In the meantime while I am waiting for the right time to get started applying some finish, I have been enjoying carving another spoon! 

These are the tools of the trade.  A crook knife (as seen in the last post) and the simple folding pocket knife used to carve the shape.  My birthday is coming up soon and I have put in a request for a couple more carving knives.  Here are two links to the knives that I am hoping for.  1.9" blade  3.2" blade

The spoon is black walnut from a tree in the yard.  See how the wood looks kind of hazy?  We used it tonight to serve guacamole and after it was washed, the grain raised and was rough.  I sanded it just before I took these two pictures, that is why it looks light.

Also, the kids were given some rocks from my grandma and they had a black light that was given to them from their grammy so they were looking at the rocks in the dark and having some fun seeing how their white clothes and teeth glowed!  Fun stuff!

Christopher was brushing his teeth in the dark with his light up toothbrush, so I took a psychedelic moving image in the mirror!

Tuesday, January 7, 2014

Spoon Carving Knives

I was the fortunate reciever of one each of these carving knives for Christmas! 

I have been watching a lot of spoon carving videos on Youtube and I really wanted to try carving a spoon bowl out with one of these crook knives.  I have carved out some spoon bowls on some other spoons that I have made but I used a gouge to do it.  Its not difficult to use the gouge, I just wanted to try something different and using the knife vs. the gouge appeared to be simpler.  After using the crook knife, I would agree to the previous statement.

Most people know that a sharp tool is easier and safer to use.  It is true and that applies to these knives as well. 

Out of the box, or should I say bag (they come wrapped in paper in a clear plastic bag), they are useable but NOT sharp.  Not really a big deal because, usually, cutting edged tools don't come honed and ready for use straight from the distributor. 

Since the cutting edges are not straight, but curved, I was a bit unsure how to best go about sharpening and honing them, getting them ready for some cutting.  I went to Youtube again to see how others have gone about this procedure.  I found a really helpful pair of videos from Ben Orford showing how he goes about sharpening his crook knives.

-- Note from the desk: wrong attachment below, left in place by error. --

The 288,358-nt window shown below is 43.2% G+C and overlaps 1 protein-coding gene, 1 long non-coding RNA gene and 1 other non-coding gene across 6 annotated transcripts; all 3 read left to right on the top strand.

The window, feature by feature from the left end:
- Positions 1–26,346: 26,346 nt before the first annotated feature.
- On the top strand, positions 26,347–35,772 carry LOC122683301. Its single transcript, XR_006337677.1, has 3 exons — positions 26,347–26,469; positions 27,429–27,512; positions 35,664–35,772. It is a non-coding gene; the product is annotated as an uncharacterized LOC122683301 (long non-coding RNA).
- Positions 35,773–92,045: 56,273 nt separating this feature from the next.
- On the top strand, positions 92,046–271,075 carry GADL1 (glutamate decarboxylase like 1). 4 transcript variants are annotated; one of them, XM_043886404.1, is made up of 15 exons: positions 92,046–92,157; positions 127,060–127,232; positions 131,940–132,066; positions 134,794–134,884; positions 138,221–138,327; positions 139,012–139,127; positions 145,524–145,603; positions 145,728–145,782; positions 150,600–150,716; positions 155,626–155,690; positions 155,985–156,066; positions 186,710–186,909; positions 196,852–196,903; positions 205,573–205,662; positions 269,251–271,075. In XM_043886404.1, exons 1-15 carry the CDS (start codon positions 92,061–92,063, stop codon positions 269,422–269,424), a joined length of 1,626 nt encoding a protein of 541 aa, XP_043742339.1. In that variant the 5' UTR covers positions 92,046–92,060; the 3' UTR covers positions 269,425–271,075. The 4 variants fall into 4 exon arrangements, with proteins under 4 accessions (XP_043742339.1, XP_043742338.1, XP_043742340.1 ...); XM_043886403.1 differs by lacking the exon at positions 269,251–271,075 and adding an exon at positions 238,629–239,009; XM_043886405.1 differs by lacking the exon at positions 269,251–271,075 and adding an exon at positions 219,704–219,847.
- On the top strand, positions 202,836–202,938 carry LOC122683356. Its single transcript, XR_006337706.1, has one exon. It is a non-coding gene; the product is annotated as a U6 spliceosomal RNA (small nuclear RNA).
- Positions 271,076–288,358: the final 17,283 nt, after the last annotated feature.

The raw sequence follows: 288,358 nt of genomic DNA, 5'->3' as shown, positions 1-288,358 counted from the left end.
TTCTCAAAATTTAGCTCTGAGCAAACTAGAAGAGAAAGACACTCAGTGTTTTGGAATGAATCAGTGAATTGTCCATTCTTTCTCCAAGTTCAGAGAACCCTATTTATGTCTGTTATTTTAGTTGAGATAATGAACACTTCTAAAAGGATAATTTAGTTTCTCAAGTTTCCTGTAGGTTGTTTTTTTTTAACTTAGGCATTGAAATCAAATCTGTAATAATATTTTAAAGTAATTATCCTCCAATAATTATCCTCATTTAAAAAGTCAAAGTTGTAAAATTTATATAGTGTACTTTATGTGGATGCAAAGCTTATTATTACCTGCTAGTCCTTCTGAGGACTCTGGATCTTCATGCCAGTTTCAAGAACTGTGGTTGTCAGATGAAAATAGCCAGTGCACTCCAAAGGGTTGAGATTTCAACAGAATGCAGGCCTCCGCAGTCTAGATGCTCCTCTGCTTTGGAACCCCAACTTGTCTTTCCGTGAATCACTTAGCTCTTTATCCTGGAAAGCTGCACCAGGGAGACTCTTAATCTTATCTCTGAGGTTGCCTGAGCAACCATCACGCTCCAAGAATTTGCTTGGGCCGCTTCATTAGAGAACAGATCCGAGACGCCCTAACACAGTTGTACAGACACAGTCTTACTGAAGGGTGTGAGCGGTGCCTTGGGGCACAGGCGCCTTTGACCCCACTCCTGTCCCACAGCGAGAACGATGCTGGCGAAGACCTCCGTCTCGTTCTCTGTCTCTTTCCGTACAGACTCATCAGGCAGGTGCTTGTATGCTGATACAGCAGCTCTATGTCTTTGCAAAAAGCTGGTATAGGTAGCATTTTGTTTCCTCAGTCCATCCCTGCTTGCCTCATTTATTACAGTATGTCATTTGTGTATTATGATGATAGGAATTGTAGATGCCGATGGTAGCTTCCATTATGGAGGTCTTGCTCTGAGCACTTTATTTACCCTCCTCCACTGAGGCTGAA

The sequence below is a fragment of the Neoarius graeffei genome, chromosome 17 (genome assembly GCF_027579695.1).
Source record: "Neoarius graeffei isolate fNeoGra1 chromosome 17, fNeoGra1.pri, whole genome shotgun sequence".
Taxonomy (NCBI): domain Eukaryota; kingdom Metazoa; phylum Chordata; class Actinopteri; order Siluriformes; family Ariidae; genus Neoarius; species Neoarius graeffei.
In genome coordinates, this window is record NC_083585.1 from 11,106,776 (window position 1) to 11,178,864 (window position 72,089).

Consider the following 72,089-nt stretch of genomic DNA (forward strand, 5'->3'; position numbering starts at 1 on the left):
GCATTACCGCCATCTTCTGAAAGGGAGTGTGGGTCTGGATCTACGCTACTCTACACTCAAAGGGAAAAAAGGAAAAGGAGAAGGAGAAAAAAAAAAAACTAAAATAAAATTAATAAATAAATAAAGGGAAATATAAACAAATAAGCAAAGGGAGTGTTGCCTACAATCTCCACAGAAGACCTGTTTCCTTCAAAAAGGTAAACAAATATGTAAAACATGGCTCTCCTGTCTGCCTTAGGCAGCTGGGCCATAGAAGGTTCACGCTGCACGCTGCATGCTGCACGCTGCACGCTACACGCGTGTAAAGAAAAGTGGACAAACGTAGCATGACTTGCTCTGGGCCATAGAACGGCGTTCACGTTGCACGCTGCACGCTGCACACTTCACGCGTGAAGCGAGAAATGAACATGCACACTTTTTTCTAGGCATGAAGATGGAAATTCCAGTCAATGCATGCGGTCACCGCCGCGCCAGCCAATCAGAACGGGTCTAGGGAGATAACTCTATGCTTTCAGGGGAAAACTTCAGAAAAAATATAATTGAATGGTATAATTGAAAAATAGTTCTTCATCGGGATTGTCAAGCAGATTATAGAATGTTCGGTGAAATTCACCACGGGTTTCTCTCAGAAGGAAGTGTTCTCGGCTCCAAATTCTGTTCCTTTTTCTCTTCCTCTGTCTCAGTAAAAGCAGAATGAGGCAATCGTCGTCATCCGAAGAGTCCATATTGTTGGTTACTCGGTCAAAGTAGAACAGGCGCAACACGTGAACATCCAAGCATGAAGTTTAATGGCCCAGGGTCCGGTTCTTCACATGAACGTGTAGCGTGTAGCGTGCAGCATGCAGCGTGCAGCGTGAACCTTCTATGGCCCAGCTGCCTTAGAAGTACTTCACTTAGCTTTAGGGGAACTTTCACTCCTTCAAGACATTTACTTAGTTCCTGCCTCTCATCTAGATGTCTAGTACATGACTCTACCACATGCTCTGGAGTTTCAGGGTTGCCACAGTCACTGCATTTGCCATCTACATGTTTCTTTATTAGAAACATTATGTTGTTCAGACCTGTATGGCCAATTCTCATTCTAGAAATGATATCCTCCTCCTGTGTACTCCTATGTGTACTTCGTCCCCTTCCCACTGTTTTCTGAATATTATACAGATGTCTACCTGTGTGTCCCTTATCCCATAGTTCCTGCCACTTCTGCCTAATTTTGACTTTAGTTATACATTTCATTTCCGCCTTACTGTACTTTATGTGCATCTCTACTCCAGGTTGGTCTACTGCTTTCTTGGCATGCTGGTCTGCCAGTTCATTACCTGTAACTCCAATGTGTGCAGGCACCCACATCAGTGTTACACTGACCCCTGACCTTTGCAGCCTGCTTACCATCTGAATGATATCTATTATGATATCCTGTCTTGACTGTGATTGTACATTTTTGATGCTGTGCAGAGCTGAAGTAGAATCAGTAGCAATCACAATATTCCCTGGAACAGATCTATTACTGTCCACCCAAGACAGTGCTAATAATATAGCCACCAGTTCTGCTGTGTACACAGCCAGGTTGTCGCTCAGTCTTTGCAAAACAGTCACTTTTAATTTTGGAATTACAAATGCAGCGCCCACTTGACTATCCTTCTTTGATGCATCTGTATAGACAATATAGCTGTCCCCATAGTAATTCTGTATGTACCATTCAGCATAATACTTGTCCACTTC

Pt 1 here          Pt 2 here
Here I tried to get a picture of the honed edges but was too impatient to get a good image.
 Also I tried to show how rough the back of the blade was.  It's a bit blurry to really see it.  It doesn't affect the cut at all but it would have been an easy grind at the factory and would make a better initial impression of quality.
I used the crook knife to carve the bowls on both of these spoons.  I did sand the bowl lightly to get rid of some tear out but the tear out was due to operator error (getting used to using the knife) rather than the tool itself.
Overall, for the money invested, these knives will suit me well.  It would be nice to say that I had a custom forged crook knife.  For what I do, these knives are money well spent.  I do not carve out spoons for a living, just for fun and use around the house.  Both of these knives feel nice and stable in the hand.  The handles are wood so, if one would so desire, you could always shape the handle to your personal liking or you could make a custom handle for it.
I would recommend these knives as a good entry point tool for spoon carving.  They will give a good cut with a bit of sharpening out of the box.  The price is right on.

Wednesday, January 1, 2014

Happy New Year! 2014

Just a couple of projects to share here at the start of this new year of 2014!

I have made two gameboards that were given away as Christmas gifts.

The game is called Mancala.  The rules are simple and there are many variations to the game.  Here is a link to the way we like to play.  The only difference is that we like to use 4 stones in the cups, not the three mentioned.

This first board is made from Madrone.

This second board is made from Sapele.
Overall, these are pretty quick and easy projects to make.  I used a box core bit and routed the cups freehand on both boards.  I actually like the uneven edges of the cups.  I turned the legs for each on the lathe.  Most store bought boards don't come with legs and can usually be folded in half for easier storage.  I made these to be played on and displayed on a shelf when not in use.  Sort of like a usable decoration.
The madrone board was finished with Watco dark walnut danish oil finish and the sapele board was finished with boiled linseed oil (BLO).  The game pieces are decorative rocks purchased from the craft store.